SE-0350 (second review): Regex Type and Overview

Hello, Swift community.

The second review of SE-0350: Regex Type and Overview begins now and runs through April 28, 2022.

The second revision makes some adjustments to naming:

  • Matching functions now follow the pattern Regex.wholeMatch(in:)
  • Regex.init(_: String) has dropped its compiling: label

The proposal also now clarifies that matching will check for task cancellation and throw.

An alternative considered section now discusses the benefits of the bytecode interpreter.

This review is part of a collection of proposals for better string processing in Swift. The proposal authors have put together a proposal overview with links to in-progress pitches and reviews. This proposal introduces the fundamental type, Regex , to the standard library, and outlines how it will be used, including setting up future proposals. It will be run simultaneously with one of the ways to create the Regex type: from a result builder DSL .

As with the concurrency initiative last year, the core team acknowledges that reviewing a large number of interlinked proposals can be challenging. In particular, acceptance of one of the proposals should be considered provisional on future discussions of follow-on proposals that are closely related but have not yet completed the evolution review process. Similarly, reviewers should hold back on in-depth discussion of a subject of an upcoming review. Please do your best to review each proposal on its own merits, while still understanding its relationship to the larger feature.

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Ben Cohen

Review Manager


Sorry to nitpick. Title is "SE-0352", but "SE-0350" is correct, isn't it?

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Fixed, thank you.

+1 - I'm glad to see first class support for Regexes in Swift.

Yes - NSRegularExpression is awkward to use in Swift, and regexes are an important part of making text processing concise and convenient.

Using tuples to provide static guarantees about the number and names of captures makes them fit well with Swift's goals of safety and correctness. Aligning the numbers of captures with back references makes it easier to use them correctly.

I've used regexes in Ruby, JavaScript, Java & .Net . This + the related proposals generally compare well with these other languages. I've commented separately about being able to introspect a Regex to find the number and names of captures in the 'Run-time Regex Construction' pitch.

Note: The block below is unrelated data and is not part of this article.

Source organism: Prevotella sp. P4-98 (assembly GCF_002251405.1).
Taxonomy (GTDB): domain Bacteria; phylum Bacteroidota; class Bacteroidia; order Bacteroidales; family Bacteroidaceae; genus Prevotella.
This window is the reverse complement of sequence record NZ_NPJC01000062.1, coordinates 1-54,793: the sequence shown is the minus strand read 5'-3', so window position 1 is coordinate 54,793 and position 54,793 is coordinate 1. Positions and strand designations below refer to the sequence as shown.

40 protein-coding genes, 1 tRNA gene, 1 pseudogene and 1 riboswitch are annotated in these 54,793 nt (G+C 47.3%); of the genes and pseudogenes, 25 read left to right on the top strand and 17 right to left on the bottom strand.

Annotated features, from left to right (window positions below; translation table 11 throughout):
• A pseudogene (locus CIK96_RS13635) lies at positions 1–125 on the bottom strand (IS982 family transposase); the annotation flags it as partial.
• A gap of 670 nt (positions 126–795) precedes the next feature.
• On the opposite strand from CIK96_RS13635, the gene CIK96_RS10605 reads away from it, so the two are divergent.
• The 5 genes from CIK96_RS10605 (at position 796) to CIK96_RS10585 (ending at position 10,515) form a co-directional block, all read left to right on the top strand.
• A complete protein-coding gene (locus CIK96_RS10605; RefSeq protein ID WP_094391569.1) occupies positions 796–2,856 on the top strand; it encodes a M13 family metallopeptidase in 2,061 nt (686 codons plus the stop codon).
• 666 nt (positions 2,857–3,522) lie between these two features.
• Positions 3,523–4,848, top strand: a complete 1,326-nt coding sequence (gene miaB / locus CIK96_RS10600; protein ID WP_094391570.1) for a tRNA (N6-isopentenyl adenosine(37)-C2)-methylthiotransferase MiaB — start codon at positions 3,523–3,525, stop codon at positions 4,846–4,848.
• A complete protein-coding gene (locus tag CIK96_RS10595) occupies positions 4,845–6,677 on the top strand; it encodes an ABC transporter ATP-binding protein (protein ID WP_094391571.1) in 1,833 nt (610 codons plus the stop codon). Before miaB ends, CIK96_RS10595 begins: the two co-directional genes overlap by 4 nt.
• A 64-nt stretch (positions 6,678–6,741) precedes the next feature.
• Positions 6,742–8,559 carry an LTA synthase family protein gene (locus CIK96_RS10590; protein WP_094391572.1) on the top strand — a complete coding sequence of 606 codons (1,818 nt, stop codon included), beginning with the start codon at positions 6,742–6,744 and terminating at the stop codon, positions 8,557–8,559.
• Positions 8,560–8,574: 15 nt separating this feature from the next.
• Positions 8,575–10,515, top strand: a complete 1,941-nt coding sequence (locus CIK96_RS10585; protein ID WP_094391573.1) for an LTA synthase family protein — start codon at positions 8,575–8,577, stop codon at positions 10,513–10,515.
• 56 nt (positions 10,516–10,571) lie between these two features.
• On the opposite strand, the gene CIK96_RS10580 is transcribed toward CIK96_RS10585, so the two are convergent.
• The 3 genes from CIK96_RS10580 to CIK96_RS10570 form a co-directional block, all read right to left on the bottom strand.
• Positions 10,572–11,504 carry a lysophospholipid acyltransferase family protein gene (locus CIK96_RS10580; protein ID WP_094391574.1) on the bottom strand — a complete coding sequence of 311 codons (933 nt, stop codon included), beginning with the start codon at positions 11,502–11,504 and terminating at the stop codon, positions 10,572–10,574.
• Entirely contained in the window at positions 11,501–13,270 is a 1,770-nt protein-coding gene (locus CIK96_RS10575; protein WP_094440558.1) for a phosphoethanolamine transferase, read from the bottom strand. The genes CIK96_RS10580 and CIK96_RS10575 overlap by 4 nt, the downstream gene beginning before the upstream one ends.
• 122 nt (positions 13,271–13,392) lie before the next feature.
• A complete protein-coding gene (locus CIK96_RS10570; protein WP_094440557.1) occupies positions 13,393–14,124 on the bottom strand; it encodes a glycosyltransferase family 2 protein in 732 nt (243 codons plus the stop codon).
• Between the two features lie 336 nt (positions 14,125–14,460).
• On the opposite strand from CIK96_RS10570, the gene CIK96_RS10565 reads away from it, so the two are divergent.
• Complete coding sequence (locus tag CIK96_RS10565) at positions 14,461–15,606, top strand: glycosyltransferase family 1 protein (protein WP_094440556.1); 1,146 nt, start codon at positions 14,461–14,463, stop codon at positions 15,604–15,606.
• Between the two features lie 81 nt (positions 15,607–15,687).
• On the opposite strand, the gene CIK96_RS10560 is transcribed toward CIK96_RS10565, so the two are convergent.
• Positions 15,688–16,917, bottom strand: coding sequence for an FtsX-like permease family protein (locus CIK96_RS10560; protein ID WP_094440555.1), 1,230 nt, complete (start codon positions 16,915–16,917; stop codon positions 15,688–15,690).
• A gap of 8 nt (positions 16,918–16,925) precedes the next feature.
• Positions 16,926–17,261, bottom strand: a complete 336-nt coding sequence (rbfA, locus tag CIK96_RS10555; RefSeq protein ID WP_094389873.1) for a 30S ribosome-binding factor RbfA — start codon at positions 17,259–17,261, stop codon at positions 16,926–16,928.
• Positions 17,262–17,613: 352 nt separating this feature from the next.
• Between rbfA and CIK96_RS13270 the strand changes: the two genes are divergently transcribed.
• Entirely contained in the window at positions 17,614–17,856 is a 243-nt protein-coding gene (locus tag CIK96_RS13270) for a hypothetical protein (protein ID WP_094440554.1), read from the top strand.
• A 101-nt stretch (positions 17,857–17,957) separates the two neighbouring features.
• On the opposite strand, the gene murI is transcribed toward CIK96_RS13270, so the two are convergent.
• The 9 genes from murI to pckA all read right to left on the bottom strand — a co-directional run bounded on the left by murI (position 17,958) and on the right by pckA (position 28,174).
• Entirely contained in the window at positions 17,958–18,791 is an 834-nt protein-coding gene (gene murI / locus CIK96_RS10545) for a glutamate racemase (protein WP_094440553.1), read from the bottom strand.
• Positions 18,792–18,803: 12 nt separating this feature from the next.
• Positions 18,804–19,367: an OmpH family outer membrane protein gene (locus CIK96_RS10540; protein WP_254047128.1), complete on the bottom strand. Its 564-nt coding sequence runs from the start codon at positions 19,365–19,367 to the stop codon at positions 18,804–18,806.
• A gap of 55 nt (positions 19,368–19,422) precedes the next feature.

Have contributed to the pitch discussion and the first review of the proposal. Compared the API being proposed to the other languages I'm familiar with.

Is this review specifically for the amended aspects or does the core team want feedback on the overall proposal again?

This is primarily to get feedback on the amended aspects. There's no need to re-post feedback from the last review.

:+1: Happy to see both adjustments in naming which I’d raised in the original review period. Appreciate clarifications and extended discussion incorporated into the proposal text.

The cancellation bit is interesting. I think there’s been some discussion on whether that should be used in non-async code, but I think the justification of it having the potential to be long running code makes sense.

Will we see first-party support for regexes in a switch case?

switch userInput {
case /[aeiou]+/:
    return "All vowels here"
case /[bcdfghjklmnpqrstvwxyz]+/
    return "All consonants"
    return "Not all vowels or consonants"

Not a silver-bullet, but I’ve found this very useful to break up long regular expressions when you don’t need to capture anything.

Pattern Matching Operator Definition
func ~=<Output>(a: Regex<Output>, b: String) -> Bool {
    guard let _ = try? a.wholeMatch(b) else { return false }
    return true

func ~=<Output>(a: Regex<Output>, b: Substring) -> Bool {
    guard let _ = try? a.wholeMatch(b) else { return false }
    return true

Related earlier post of mine: Pitch #2 Regex Literals - #55 by christopherweems - Pitches - Swift Forums


Yes, and it probably makes sense to appear in the up-coming "String processing algorithms" proposal.

Thanks for bringing it up! This is an unintentional omission (PR).

While this is nice to have, I believe the truly interesting and powerful use cases come with the ability to extract values from the pattern match itself, which is future work and requires language features:


Should the behaviour of ~= be anchored (wholeMatch) or unanchored (firstMatch)? I've commented about this in the String processing algorithms pitch thread to avoid derailing the review of SE-0350.

I'd love to see regexes be given the ability to declare constants and variables inline when they're used within a case condition, rather than requiring constants and variables to be declared outside the regex like a value-binding pattern would. For example:

if case /(?<let identifier>[[:alpha:]]\w*) = (?<let hex? = Int($0, radix: 16)>[0-9A-F]+)/ = string {
    print(identifier, hex)

IMO this is much clearer, and aligns much better with Chris Lattner's original vision for regular expressions:

That would be further work built on top of a destructuring pattern match, and as such is future work (potentially even further into the future). I also discussed extended (and breaking) regex syntax a little here: [Pitch] Regex Syntax - #27 by Michael_Ilseman, where <...> could be used for interpolation or bindings.

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Review Conclusion

The proposal has been accepted.


Late to the party:

Why are there explicit overloads for String and Substring, rather than being generic over S: StringProtocol?

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